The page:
communication to improve safety, production time and operating efficiencies. 

IIoT, connectivity enables faster communications
and response to change. Advancements in AI and machine learning will allow IIoT
systems to more effective including monitoring, predicting and reacting to factory
and product line issues, keeping production going and ultimately improving
safety and a company’s financial performance.

The fundamentals of the IIoT is not just an industrial technology; we
can see parallels with the IoT as we bring this technology into our homes.  Heating thermostats, burglar alarms and I can
even speak from experience. The lighting in my house is controlled by a smart
ap on my connected to the cloud, so they come on when my alarm goes off, and come
when the sun sets in a shade of colour just right for my mood and I can switch
them off from my phone when I remember I left the bathroom light on when I went
to work. Perhaps a topic for another day.


women in engineering day

Supporting International Women in Engineering day 2019

On the 23rd June, the Women’s Engineering Society (WES) will be celebrating its sixth year of International Women in Engineering Day. The international campaign was created to raise the profiles of women working within the engineering industry, create diversity, and focus on the ever-expanding career opportunities available to women.

Did you
know that according to 2018 statistics just 12.37% of engineers in the UK are
women?

The WES
in Britain are doing more each year to encourage young women to explore and
consider a career in engineering, whether that be through hands-on student
groups, talks or awards.

Here at
Armitage, we believe men and women should be given the same opportunities to
begin a career in engineering; and it’s great to see such an important event
celebrating the outstanding achievements of female engineers throughout the
world.

In order to support the International Women in Engineering Day, we will be taking part in their great campaign at midday on Sunday 23rd June for one hour, by spreading awareness using our social media platforms. The overall aim is to get #INWED19 trending so we can reach and inspire those around the UK and internationally.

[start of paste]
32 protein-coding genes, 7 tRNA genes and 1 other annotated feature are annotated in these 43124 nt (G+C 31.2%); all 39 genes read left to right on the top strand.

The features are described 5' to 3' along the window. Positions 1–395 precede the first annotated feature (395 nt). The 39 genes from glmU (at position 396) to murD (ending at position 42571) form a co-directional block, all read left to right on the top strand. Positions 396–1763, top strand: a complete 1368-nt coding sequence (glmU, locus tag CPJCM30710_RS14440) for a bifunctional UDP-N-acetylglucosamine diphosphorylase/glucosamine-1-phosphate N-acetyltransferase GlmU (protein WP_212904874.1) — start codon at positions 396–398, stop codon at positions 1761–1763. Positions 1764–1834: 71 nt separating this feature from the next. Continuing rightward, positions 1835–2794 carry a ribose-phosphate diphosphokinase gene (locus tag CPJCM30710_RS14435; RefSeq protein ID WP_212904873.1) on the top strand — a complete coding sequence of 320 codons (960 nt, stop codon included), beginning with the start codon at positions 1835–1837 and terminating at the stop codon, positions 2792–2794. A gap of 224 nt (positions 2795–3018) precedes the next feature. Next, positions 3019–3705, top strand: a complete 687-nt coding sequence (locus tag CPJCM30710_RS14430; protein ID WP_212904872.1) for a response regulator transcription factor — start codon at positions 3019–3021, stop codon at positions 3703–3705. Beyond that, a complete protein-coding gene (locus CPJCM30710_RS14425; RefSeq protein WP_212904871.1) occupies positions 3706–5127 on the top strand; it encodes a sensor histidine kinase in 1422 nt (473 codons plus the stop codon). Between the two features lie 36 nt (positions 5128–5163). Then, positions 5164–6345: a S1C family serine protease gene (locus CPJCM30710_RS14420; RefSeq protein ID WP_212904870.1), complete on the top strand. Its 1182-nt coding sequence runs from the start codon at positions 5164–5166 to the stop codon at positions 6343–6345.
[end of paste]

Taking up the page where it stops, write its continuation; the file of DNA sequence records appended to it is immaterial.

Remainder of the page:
You
could also help connect, support and inspire individuals and the industry by
joining the movement.

For
more information visit the INWED website here.

#TransformTheFuture

#INWED19


How to create value by converging your OT/IT operations

I am increasingly being asked to
write about the convergence between the worlds of OT and IT, this blog
discusses this issue and asks how industrial automation companies can help
themselves.

Operational Technology (OT) and Information Technology (IT) convergence has become an important next step for companies on the IoT journey. But many companies are still playing catch-up.

  • OT refers to control and automation technologies which support operations
    – so shop floor equipment such as factory automation convey systems
  • IT refers to computer systems based in finance, HR and sales - so
    payroll, office computing etc

Historically
these activities have been separated because of security and compliance issues
however manufacturing companies are now playing catch-up and being tasked with
completely changing their business structures.

These changes
are happening because of the following;

  • The increased use of Microsoft technology with the adoption of databases to collect and analyse production and process data
  • The adoption of Ethernet-based communication protocols at machine level
  • The dispersal of web-based user interfaces
  • The increased popularity of mobile solutions to access data and perform tasks requiring Wi-Fi networks at the factory floor level

Companies that still have separate departments for OT and IT have a huge challenge, but it’s not insurmountable.  Making sure company goals are aligned and undergoing training programmes which bring OT and IT together to share different skillsets, will help to move these changes forward.

So, is this
convergence a good thing or is it potentially dangerous? Opinion is split with
some industry spokespeople suggesting this new
business model is  introducing
significant new risks, many of which are
catching organisations entirely unprepared. For example, nearly 90% of
organisations have now experienced a security breach within their Supervisory
Control and Data Acquisition and Industrial Control Systems (SCADA/ICS)
architectures, with more than half of those breaches occurring in just the last 12 months! And even more alarming,
most of those breaches have resulted in a high or critical impact on their